I travel about every three weeks. New York, Miami, Los Angeles. The art world has changed in that there’s not a lot of down time anymore. It used to follow a very European schedule, more seasonal, based on the auction calendar. Art consultants used to have summers off, but now there are art fairs happening all summer long. For example the Seattle Art Fair that happened last summer is a good benchmark of what I’m talking about. Amazon Art was one of the sponsors of the fair. As a new art fair, it brought together an impressive number of galleries and collectors from across the globe.
What’s your favorite aspect of what you do?
This, right here. I love meeting new people. All of the people, at every level of the art world – it’s just such a fascinating industry. There are completely new aspects of it, and some very arcane aspects. There are still some very old fashioned components of the art world, some of which can be frustrating. On the fun side, there are new things happening in media which are expanding what people think about art. Artists are doing some amazing things in video.
Can anyone forecast what may happen in art markets in the coming years?
One of the things that’s happened over the past decade is just the amount of new art fairs, festivals, and biennales that are popping up all over the place. The way the art world is structured right now, is that it’s moving at such a frenetic pace that it’s difficult to keep up with. The interesting thing is to imagine what all this will look like in the future, when a large part of art and art-making will be digitized. What happens when half of art become pixels? And there are technological advances we haven’t even imaged yet. I think more attention will be paid to the preservation of digital art, and what the next iteration of art will be. Artists will push the boundaries between what we consider fine art and video, and other types of digital media.
Anything more to add?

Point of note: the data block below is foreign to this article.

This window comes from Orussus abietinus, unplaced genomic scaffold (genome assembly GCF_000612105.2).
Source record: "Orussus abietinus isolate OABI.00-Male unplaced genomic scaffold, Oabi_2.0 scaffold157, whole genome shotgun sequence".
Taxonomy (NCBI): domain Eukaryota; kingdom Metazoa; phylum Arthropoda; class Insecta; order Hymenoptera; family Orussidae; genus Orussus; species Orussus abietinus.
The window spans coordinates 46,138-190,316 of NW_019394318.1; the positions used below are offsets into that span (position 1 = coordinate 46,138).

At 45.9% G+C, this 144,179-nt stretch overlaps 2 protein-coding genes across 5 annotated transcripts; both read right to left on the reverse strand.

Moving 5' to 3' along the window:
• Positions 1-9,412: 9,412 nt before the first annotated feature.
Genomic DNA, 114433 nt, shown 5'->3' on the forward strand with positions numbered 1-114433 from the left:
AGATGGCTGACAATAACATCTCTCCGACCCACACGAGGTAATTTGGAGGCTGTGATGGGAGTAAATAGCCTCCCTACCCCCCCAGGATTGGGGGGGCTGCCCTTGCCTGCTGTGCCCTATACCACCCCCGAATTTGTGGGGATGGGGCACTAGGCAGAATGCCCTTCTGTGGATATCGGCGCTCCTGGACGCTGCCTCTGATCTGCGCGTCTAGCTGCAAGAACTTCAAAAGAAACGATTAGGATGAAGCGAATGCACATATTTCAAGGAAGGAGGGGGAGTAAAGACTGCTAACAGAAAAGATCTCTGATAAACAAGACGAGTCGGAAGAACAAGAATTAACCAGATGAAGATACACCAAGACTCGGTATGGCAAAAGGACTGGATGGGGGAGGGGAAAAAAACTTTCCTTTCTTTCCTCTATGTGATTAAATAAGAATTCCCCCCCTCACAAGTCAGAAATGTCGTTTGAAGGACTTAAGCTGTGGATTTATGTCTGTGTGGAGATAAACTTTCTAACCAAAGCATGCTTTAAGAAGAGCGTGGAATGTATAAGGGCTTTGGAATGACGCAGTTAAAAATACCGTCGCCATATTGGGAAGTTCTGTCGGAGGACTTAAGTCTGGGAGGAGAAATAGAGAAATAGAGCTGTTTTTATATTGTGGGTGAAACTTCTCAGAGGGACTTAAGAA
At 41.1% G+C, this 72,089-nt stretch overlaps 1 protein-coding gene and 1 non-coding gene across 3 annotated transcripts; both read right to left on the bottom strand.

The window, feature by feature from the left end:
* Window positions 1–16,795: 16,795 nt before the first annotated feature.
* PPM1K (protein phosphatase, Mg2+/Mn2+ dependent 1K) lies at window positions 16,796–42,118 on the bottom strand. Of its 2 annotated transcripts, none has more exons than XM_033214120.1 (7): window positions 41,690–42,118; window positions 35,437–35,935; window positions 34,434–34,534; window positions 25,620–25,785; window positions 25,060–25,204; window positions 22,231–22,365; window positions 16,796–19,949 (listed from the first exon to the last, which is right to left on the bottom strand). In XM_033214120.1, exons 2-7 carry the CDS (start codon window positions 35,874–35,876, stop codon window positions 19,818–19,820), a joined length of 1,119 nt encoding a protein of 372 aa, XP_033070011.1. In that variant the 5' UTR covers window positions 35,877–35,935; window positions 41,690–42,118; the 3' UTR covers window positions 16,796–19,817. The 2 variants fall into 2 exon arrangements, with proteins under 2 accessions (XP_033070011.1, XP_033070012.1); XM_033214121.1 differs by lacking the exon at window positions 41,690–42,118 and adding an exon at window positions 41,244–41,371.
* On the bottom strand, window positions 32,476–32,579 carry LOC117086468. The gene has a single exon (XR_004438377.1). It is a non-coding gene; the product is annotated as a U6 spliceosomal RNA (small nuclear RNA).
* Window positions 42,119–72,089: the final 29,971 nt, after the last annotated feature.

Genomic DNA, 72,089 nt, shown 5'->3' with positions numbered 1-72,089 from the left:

Just that there’s a lot of amazing art being made, there’s amazing stuff happening all around the world. Sometimes it overwhelming because I see so much art, and often it feels derivative. But the greatest thing about what I do is when you have those moments, and when you turn a corner, and it’s like the first time you see the Coliseum in Rome. Hey, I was just walking down the street, and here it is. That type of feeling. When you walk into the studio of someone who’s unknown and you get that feeling, like “whoa!” I’ve found something no one else has found yet. Artists have the same type of experience, like when they are working upon something they’ve never done before, and it just works. They can step back and be 100 percent behind what they just created. It might be rare, but a creative person recognizes it when it happens. I don’t even think it’s a genius thing. It comes with practice, artists have to practice the same way musicians do, to be great. Everything from the doodling on the back of an envelope to getting ready for a show is part of the process. It goes into the brain bank and stays there, as long as an artist sticks with it. In the same way it takes many years to develop and eye as a curator or collector, it takes the same amount of energy for the artist to develop their skills.